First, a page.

Freedom. Though we may not be constantly thinking about it, it is our most sacred concept: that which we value above all others and feel the most frustrated when we sense it slip through our fingers. Why do we value it so much? What exactly is freedom, and what role does it play in our lives?
At its most bare definition, it is a concept that describes our ability to control our own circumstances: what we get to live, and what we allow in our own personal world. We value it so much because we want to believe in a life where everything that happens to us is by choice (not by chance, or outside force).
Curiously, despite honoring and passionately defending that concept, we do a pretty deplorable job of living and breathing it. We frequently look to outside forces for happiness, and we are all too willing to blame them when things don’t go our way. We frequently think of life in terms of “when I will get my big break” and “how things could go wrong and why I should be prepared for such and such catastrophe”. All of those lines of thought, in one way or another, are admissions from deep in our subconscious that although we value, stride, and hope for freedom, we don’t actually believe in it. We are happy to hand off the circumstances in our lives to some outside force, and rejoice or condemn the results as they unfold.
Are we free, or aren’t we?
In the end, there are two types of freedom. The first is external: I am free to decide how I will react to those things that are out of my control. The second is internal: I am free to control my circumstances, and only create, and only accept, that which I want and desire in my life (nothing more, and nothing less).
The first is artificial freedom, a mask that disguises a very subtle form of slavery: we become slaves to our subconscious, letting it dictate our lives as our fears (“if things go wrong I will deal with them”, “If catastrophe strikes I will survive”, “If I don’t get what I want I will find a way to be happy”) become reality.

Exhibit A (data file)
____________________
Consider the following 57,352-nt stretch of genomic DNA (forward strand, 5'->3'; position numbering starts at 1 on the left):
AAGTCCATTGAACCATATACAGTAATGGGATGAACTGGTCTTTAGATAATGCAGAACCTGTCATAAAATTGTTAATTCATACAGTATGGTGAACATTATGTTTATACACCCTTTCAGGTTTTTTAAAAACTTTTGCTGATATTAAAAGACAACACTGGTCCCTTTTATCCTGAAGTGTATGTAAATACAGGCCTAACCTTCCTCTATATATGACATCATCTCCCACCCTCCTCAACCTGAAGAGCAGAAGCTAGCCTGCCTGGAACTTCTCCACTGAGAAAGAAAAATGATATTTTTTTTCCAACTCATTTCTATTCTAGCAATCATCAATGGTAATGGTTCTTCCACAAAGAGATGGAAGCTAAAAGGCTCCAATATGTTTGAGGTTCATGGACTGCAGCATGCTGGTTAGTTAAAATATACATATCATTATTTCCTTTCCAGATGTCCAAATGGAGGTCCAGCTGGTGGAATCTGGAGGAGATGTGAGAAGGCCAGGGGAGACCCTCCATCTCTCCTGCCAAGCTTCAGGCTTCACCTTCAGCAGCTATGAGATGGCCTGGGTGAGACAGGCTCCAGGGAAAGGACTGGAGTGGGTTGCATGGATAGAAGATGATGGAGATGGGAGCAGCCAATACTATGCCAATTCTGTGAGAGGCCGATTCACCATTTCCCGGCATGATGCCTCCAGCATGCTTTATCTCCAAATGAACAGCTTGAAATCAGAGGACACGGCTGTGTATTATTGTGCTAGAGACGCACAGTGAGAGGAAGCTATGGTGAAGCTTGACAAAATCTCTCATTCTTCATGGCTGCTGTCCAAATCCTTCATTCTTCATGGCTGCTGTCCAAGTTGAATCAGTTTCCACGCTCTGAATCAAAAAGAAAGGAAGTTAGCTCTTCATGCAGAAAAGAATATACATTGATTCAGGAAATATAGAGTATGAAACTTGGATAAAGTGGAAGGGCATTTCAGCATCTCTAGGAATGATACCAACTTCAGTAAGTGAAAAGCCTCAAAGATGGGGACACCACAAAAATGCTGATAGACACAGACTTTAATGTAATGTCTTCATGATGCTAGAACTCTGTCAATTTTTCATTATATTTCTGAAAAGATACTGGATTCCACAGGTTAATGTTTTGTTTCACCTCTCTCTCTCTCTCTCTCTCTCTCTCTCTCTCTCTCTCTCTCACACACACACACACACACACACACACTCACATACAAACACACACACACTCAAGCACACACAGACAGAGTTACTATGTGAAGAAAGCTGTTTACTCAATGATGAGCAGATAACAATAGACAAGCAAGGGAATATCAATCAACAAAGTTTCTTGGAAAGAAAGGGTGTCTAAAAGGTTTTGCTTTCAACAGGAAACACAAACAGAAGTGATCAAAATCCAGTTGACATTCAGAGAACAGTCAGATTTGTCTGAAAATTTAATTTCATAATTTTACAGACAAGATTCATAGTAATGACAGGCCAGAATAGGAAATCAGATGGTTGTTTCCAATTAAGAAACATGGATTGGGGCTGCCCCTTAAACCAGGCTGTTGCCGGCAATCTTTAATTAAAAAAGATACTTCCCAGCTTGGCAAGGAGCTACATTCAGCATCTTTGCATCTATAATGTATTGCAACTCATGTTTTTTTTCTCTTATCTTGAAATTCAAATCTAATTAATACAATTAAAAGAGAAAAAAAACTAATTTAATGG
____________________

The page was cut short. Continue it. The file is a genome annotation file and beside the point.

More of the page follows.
The second is true freedom: we understand that this universe was designed to respond to our deeply held beliefs and ongoing thoughts. We learn to focus on what we will do when things go right (for we are worthy and deserve to have things go right), and not how we’ll react if things go “wrong”. If, for whatever reason, things don’t SEEM to be going right, we don’t throw our hands up in despair. We try to figure out what exactly the universe is trying to tell us (what opportunity may be hidden behind our “adversities”), and do our best to help it manifest.
We know things always go right in our lives, and our thoughts are always manifesting themselves (whether in an obvious or more subtle way).
True freedom is not freedom to react, it is freedom to create. Whatever you want, it can be yours. Just teach yourself that there is nothing to fear, nothing to be cautious about, and no need for a “plan B”. Be free.
Andrew Gabelic is the CEO & Founder of Teledipity, a free pocket life coach with an eerie ability to send you the right self-improvement content at the right time (based on your personality and life stage). Check out what it says about you!